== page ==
All too often, I hear the question, "How do people know when it's the right time to 'give up' and turn to hospice?" Those of us who work with patients with advanced illness know that those who choose hospice are not "giving up." They still have a lot of things
they are fighting for. Their focus has changed, but they still have important goals. They want to spend more time at home and less time at the hospital or in doctor's offices. They want more time with family. They want to be more comfortable for whatever time remains. Once comfortable, they want to place more emphasis on the emotional and the spiritual and less on the medical and the physical.
Quality of life becomes paramount. Many people believe that choosing hospice means that length of life will be sacrificed in order to be more comfortable. In other words, they think, "If I choose hospice, I will die sooner, but I will have less pain."
Research is beginning to confirm what hospice team members have sensed for a long time - choosing a path emphasizing comfort does not have to shorten life. I just looked at an article that was published March 4, 2014 in the online version of the British Medical Journal. It studied patients who were receiving palliative chemotherapy. Palliative chemotherapy is anti-cancer medicine given when the cancer is so advanced that there is little or no hope of cure. Palliative chemotherapy is given with the hope that it will slow the cancer down, prolong life, and ease symptoms when cure is not possible.
The researchers compared two groups of terminally ill patients with similar illnesses - a group that received palliative chemotherapy and a comparable group that did not. Though there have been several objections raised about the way the study was done, the findings remain very interesting:
- There was no significant difference in survival between the two groups. In other words, those that chose NOT to have the palliative chemotherapy lived on the average as long as those who chose to have it.
Those that opted for palliative chemotherapy were more likely to:
- Undergo cardio-pulmonary resuscitation (CPR)
- Be placed on a ventilator
- Die in an intensive care unit
The point here is that in some cases, choosing to pursue aggressive care (in this case palliative chemotherapy), does not necessarily mean you will live longer and it may end up causing some outcomes you don't want. Most people with a terminal illness say they want to do die peacefully at home, and don't want to die on machines in an intensive care unit.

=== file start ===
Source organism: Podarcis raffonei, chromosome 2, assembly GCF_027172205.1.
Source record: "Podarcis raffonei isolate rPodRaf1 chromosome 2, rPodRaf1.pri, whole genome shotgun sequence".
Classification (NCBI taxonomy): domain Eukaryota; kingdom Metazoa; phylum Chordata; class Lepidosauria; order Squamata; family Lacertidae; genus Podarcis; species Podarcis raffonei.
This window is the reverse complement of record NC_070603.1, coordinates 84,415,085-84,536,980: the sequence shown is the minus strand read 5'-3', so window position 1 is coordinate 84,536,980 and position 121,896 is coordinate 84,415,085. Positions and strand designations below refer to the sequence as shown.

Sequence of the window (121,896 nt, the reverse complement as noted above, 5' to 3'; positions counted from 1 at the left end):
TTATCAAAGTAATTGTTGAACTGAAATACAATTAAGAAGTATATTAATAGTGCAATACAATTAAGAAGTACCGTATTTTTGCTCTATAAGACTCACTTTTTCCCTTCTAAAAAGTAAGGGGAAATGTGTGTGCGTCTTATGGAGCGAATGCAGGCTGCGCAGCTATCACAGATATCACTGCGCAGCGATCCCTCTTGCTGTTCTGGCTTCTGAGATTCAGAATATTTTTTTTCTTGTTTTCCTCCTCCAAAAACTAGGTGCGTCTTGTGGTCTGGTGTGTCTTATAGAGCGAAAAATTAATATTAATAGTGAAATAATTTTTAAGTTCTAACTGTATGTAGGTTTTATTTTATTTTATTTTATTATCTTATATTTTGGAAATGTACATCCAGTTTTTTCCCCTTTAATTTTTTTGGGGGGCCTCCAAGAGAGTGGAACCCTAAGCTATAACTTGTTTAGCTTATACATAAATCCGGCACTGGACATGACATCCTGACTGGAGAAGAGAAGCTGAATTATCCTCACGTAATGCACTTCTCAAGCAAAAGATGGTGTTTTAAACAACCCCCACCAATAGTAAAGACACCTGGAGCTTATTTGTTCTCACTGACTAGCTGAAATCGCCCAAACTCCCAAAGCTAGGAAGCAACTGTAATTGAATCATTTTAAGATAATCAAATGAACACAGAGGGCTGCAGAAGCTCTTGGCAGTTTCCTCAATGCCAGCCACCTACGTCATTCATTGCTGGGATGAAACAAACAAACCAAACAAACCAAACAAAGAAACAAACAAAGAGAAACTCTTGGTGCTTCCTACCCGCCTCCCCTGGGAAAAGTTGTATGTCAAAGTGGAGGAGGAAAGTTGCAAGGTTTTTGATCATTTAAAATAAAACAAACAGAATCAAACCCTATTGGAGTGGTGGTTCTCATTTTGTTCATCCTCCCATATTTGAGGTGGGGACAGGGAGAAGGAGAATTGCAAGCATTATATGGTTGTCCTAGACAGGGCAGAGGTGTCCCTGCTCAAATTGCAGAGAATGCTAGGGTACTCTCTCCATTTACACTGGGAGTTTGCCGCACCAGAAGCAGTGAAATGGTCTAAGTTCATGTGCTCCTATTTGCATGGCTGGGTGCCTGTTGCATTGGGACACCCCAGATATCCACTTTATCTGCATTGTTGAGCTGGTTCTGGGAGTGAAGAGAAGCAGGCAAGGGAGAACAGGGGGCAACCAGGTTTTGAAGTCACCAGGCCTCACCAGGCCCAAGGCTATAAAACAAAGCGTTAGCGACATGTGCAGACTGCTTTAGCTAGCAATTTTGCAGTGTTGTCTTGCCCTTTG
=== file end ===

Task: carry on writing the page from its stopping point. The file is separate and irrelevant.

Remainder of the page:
One more thing about palliative chemotherapy -- according to a research study published a couple of years ago in the New England Journal of Medicine, the majority of patients receiving palliative chemotherapy for their lung or colon cancer were under the impression that the treatment would cure their disease. They didn't really understand the limited benefits of this treatment.
There are several lessons here.
- Choosing ongoing aggressive care over comfort- oriented hospice care may not end up prolonging life.
- Ongoing aggressive care comes with its own set of potential "burdens" that need to be weighed against the potential "benefits."
- We need to make extra sure that patients understand the true potential benefits and burdens of the choices they have whether its ongoing aggressive care or comfort-oriented care.
The hospice benefit was designed for the last six months of life. People with a life-limiting illness will choose to enroll in hospice at different times depending on their particular goals and wishes and how those goals and wishes evolve over time. Enrolling in hospice does not necessarily mean life is shortened. When a patient chooses hospice, he has not "given up," his priorities have changed. The new priorities -- comfort, family, home, quality, peace, etc. -- are as important as the old priorities and the hospice interdisciplinary team works hard with patient and family to achieve the new goals.
Raul L. Zimmerman, MD, is the medical director for Halifax Health - Hospice. He is Board Certified in Hospice & Palliative Medicine/Family Medicine and a clinical assistant professor in the Department of Geriatrics at Florida State University College of Medicine.